Inmarsat’s board of directors has announced that it intends to “unanimously recommend” to shareholders that they accept a cash offer of approximately $3.4 billion to sell the business to a consortium led by Apax Partners, judging the bid to be a “fair and reasonable” price for the satellite business.
The deal has been agreed between Inmarsat and Triton Bidco – a newly formed joint venture company owned by a consortium including funds advised by Apax Partners, funds advised by Warburg Pincus, the Canada Pension Plan Investment Board (CPPIB), and the Ontario Teachers’ Pension Plan Board (OTPP) – based on an offer received in January 2019 that was reported in the media last week.
The agreement is for $7.21 in cash per Inmarsat share, a consideration of $7.09 for each share plus a final dividend of $0.12 per share to be paid on 30 May 2019, to shareholders on the register at the close of business on April 23rd.
“The Cash Value (of $7.21 per share) values the entire issued and to be issued ordinary share capital of Inmarsat at approximately $3.4 billion, which is equivalent to £2.6 billion based on the Announcement Exchange Rate,” the companies said, in a joint statement, with the price equating to 546p per share on the London Stock Exchange.
The Triton Bidco consortium explained that its purchase is based on the attractiveness of the satellite sector as an investment opportunity, with its “unique characteristics, including long lead times and the need for deep technical expertise.”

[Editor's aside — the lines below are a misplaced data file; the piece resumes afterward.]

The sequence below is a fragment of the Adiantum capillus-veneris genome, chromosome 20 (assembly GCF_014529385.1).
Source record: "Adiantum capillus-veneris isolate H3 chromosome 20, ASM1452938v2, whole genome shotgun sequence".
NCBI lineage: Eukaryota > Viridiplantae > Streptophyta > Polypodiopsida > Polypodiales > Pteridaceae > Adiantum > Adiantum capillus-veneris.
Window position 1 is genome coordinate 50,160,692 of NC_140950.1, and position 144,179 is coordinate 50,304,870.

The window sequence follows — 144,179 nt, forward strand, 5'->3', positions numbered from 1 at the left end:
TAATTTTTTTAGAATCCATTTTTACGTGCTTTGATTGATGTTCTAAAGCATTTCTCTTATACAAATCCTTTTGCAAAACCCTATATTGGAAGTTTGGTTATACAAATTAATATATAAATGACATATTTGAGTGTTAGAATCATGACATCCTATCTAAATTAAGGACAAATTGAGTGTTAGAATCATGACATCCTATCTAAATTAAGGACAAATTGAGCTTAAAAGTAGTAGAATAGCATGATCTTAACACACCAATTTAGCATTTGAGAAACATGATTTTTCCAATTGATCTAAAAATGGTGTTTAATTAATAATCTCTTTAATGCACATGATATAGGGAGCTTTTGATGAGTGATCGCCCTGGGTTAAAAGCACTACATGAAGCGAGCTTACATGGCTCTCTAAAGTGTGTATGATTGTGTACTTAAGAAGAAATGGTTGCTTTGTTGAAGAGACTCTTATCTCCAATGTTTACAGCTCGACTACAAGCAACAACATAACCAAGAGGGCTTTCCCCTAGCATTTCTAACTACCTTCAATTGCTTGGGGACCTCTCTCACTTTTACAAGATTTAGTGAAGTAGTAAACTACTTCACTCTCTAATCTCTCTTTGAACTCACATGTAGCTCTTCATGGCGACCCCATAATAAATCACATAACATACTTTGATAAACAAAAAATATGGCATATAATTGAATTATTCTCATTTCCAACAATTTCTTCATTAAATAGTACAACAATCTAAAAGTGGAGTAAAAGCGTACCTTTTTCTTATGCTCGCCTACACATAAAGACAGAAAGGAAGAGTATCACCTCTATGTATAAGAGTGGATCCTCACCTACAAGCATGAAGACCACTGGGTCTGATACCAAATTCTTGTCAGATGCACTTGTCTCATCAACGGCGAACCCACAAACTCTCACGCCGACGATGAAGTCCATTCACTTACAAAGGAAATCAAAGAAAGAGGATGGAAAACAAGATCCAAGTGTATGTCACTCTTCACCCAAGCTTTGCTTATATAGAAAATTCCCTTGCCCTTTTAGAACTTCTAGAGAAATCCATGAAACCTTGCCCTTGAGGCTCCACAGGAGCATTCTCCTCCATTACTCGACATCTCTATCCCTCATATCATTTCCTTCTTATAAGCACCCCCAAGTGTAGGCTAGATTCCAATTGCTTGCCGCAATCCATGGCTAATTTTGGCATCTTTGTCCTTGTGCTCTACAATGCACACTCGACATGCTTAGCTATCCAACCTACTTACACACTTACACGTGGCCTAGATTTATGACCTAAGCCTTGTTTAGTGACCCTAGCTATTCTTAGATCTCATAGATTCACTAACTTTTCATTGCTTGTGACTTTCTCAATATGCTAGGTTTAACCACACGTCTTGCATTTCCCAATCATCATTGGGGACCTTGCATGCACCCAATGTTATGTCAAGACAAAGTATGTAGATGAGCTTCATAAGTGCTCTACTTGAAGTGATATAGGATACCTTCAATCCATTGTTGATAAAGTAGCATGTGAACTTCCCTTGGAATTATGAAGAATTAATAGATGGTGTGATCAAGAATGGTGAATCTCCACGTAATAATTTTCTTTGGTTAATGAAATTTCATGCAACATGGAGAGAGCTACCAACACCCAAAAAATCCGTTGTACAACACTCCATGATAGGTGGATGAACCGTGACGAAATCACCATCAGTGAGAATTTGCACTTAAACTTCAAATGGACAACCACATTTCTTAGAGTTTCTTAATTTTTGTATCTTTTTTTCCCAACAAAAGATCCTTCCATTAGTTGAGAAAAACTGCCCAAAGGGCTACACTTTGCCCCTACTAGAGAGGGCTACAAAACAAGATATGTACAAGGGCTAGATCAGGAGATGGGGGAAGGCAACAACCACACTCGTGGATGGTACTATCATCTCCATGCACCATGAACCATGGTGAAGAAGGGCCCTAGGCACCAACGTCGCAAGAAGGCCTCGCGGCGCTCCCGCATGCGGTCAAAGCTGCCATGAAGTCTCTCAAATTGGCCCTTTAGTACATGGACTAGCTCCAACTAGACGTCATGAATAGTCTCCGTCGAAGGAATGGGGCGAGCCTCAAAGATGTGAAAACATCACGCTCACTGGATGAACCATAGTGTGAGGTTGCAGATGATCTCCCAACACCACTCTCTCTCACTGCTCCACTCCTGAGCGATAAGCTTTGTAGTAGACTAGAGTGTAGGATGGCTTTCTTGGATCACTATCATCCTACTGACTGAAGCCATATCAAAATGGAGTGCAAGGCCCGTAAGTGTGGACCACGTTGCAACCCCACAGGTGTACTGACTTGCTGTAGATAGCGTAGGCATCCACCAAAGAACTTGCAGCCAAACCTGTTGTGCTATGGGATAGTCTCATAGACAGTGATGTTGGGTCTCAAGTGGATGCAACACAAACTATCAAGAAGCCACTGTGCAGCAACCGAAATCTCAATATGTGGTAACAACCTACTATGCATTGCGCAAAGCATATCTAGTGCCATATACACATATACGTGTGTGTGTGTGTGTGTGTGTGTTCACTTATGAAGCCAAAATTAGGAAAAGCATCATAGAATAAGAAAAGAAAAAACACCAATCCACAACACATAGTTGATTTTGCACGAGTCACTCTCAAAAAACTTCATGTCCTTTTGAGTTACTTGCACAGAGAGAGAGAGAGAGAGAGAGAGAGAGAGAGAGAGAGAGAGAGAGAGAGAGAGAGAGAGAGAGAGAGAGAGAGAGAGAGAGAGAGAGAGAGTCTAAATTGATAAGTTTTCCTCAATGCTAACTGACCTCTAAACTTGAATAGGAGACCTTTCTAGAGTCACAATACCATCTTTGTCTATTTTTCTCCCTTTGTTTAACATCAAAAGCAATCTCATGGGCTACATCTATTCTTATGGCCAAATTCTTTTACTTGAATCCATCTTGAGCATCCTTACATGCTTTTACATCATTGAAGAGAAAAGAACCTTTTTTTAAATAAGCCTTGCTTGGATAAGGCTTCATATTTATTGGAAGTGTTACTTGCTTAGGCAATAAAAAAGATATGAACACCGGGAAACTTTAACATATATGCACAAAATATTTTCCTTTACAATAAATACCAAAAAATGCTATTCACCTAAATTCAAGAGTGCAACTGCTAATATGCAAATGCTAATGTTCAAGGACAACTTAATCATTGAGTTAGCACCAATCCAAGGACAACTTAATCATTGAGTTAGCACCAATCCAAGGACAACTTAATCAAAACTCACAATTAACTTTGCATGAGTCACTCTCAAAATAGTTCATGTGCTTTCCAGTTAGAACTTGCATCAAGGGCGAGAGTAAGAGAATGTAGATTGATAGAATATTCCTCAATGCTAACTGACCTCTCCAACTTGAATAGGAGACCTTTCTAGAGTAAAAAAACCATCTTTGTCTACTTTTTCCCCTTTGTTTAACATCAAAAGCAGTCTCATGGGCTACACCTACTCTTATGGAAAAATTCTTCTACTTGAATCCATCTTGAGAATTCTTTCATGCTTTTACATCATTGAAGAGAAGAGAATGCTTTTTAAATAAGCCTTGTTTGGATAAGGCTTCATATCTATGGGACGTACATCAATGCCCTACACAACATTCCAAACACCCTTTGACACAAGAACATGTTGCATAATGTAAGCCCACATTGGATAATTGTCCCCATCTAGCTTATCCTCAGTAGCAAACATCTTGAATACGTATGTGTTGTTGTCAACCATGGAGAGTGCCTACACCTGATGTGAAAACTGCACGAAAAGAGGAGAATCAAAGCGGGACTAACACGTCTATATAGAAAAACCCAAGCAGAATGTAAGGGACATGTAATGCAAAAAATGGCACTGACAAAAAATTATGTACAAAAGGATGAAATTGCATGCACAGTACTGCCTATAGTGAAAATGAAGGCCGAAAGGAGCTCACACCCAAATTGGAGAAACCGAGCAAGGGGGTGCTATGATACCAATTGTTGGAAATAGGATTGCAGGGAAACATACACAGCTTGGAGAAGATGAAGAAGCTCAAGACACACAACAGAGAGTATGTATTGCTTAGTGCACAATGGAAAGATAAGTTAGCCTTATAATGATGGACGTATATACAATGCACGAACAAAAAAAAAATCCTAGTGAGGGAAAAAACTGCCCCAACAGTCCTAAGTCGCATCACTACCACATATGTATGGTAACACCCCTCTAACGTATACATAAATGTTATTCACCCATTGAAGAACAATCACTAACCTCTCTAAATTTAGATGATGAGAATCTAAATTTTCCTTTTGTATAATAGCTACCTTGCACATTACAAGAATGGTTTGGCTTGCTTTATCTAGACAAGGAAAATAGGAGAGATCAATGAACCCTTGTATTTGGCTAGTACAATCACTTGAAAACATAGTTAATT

“Triton Bidco believes that integrated satellite operators with scale like Inmarsat are well positioned as network provision becomes more complex. While Inmarsat’s end markets, notably maritime and government, are competitive, Triton Bidco believes Inmarsat is well positioned for growth based on its unique global infrastructure, leading technological and capacity roadmap and strong spectrum holdings,” the company said, in the deal announcement statement.
“In particular, Triton Bidco believes that Inmarsat’s business model is characterised by predictable revenues from a range of long-term contracts with governments and other financially secure customers. Triton Bidco also sees considerable potential for Inmarsat’s in-flight connectivity business in commercial aviation and in seeking to maximise global IoT opportunities.”
“Triton Bidco recognises Inmarsat is going through a multi-year investment cycle to capitalise on its growth opportunities, with utilisation and returns difficult to predict. However, Triton Bidco intends to leverage the experience of its shareholders as investors in the satellite sector and broader telecommunications space to assist Inmarsat during this critical phase in its business development. This will allow Inmarsat to focus on the effective management of its business and delivering on its potential during its current investment phase.”
HQ and GMDSS
The statement stressed that the new owners would continue to ensure that Inmarsat will “comply in full with the obligations under the Public Services Agreement with IMSO in respect of the provision of the Global Maritime Distress and Safety System” and that they would also maintain Inmarsat’s headquarters in the UK.
Completion of the takeover is subject to the clearance from competition authorities in a number of countries, but all going well the acquisition is currently expected to become effective during the fourth quarter of 2019, the companies said.
“Inmarsat is a business which continues to grow as we invest in our infrastructure to support our customers’ requirements. Increasingly, these requirements are for higher performance broadband connectivity,” said Andrew Sukawaty, non-executive Chairman of Inmarsat.
“The expertise and skills of our employees, together with continued investment in our technology and infrastructure, are integral to delivering on our growth potential. We are pleased that the Consortium recognises this and that we are able to present this offer to shareholders.”